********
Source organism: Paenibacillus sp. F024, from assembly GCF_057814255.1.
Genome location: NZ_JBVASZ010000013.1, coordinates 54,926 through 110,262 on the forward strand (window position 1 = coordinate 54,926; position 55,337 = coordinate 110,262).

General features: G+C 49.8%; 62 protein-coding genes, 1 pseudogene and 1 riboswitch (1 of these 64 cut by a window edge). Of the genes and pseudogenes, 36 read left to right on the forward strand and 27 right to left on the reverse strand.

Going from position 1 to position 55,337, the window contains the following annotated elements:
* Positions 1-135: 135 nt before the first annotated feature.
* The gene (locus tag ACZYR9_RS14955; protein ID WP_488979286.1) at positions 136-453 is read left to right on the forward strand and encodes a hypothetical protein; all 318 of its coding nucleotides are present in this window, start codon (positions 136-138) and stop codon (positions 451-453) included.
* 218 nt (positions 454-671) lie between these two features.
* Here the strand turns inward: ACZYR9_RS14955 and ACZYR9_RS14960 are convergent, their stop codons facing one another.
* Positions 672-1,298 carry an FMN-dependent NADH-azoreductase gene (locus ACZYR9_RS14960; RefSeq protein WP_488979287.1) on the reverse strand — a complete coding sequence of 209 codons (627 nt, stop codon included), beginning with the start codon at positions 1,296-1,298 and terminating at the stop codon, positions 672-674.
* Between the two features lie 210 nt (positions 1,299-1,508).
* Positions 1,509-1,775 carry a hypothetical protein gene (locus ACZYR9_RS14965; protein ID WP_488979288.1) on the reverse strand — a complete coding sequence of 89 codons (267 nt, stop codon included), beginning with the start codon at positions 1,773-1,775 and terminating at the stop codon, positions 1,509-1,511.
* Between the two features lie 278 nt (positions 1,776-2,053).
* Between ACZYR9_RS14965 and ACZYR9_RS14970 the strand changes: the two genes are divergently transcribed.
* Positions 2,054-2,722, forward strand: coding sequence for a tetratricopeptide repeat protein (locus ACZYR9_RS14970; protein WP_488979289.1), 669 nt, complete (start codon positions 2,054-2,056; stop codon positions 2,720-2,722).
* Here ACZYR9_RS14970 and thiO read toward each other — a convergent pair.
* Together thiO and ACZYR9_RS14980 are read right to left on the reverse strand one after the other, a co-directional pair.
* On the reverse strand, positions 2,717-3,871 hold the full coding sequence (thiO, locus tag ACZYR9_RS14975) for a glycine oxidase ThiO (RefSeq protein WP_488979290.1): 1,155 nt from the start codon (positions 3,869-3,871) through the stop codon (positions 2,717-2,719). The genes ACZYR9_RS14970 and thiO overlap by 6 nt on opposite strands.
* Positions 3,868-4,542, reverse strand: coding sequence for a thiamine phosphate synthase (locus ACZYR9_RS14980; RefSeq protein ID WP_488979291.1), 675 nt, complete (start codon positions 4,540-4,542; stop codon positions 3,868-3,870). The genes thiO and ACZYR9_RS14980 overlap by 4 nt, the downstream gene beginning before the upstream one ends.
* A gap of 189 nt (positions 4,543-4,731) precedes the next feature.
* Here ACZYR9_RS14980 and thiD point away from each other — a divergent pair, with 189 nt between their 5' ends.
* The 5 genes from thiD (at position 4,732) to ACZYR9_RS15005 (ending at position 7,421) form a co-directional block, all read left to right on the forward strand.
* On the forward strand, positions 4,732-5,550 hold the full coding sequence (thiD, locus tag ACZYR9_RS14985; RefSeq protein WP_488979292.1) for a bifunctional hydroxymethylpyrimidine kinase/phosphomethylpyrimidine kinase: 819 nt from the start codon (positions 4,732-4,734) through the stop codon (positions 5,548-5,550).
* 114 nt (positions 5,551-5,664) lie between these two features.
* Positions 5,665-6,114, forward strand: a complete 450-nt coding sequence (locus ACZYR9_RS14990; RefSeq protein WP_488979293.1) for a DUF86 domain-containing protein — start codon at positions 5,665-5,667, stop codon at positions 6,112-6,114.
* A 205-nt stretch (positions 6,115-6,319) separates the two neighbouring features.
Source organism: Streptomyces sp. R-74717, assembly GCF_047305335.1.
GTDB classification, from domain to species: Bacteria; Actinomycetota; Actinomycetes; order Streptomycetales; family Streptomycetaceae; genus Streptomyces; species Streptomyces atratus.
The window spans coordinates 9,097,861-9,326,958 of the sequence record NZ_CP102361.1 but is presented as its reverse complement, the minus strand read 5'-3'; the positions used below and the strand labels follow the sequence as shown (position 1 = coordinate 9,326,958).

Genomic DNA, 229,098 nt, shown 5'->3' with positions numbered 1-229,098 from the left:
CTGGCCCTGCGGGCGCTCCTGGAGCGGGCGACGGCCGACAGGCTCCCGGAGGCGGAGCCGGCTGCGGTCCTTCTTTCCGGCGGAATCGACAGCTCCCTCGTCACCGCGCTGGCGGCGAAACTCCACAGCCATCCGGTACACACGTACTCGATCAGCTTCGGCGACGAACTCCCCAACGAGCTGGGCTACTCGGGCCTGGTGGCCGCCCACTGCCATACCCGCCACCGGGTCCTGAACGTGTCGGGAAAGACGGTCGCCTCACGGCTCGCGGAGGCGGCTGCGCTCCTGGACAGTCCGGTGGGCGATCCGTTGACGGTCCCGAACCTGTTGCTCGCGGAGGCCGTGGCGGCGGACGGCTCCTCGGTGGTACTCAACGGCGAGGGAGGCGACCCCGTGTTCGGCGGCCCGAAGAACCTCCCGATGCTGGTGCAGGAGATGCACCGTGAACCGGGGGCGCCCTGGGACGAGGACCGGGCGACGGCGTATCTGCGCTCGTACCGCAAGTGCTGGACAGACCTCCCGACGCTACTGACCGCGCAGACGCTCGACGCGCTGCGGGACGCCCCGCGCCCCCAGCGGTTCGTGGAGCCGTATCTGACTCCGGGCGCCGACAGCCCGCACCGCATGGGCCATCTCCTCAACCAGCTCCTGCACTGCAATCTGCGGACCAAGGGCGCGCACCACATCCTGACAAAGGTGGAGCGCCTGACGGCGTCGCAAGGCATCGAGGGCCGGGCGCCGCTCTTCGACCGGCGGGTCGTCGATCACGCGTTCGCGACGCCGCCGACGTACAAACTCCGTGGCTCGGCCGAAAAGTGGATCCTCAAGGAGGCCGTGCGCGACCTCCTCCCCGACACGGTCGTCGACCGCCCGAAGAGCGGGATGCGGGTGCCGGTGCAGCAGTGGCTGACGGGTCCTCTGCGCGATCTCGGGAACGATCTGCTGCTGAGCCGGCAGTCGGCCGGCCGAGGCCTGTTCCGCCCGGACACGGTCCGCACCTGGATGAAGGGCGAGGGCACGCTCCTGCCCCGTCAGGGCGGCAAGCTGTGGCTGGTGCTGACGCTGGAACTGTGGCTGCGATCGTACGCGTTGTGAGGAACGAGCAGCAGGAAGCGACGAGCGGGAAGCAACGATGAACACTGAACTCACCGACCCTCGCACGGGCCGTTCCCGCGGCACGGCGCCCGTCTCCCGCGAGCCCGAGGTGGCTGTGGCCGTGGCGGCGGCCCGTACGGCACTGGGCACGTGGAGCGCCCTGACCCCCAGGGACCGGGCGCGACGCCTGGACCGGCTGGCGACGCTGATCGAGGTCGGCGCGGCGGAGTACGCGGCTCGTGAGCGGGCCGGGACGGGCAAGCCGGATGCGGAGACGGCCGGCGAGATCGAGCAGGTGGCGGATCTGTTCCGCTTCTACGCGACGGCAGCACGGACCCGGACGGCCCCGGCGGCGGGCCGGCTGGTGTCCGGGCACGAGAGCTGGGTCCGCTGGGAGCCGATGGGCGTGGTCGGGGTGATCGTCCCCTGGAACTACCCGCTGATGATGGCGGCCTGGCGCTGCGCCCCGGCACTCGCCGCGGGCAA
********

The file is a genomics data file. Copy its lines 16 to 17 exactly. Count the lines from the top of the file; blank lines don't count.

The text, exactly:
* Together thiO and ACZYR9_RS14980 are read right to left on the reverse strand one after the other, a co-directional pair.
* On the reverse strand, positions 2,717-3,871 hold the full coding sequence (thiO, locus tag ACZYR9_RS14975) for a glycine oxidase ThiO (RefSeq protein WP_488979290.1): 1,155 nt from the start codon (positions 3,869-3,871) through the stop codon (positions 2,717-2,719). The genes ACZYR9_RS14970 and thiO overlap by 6 nt on opposite strands.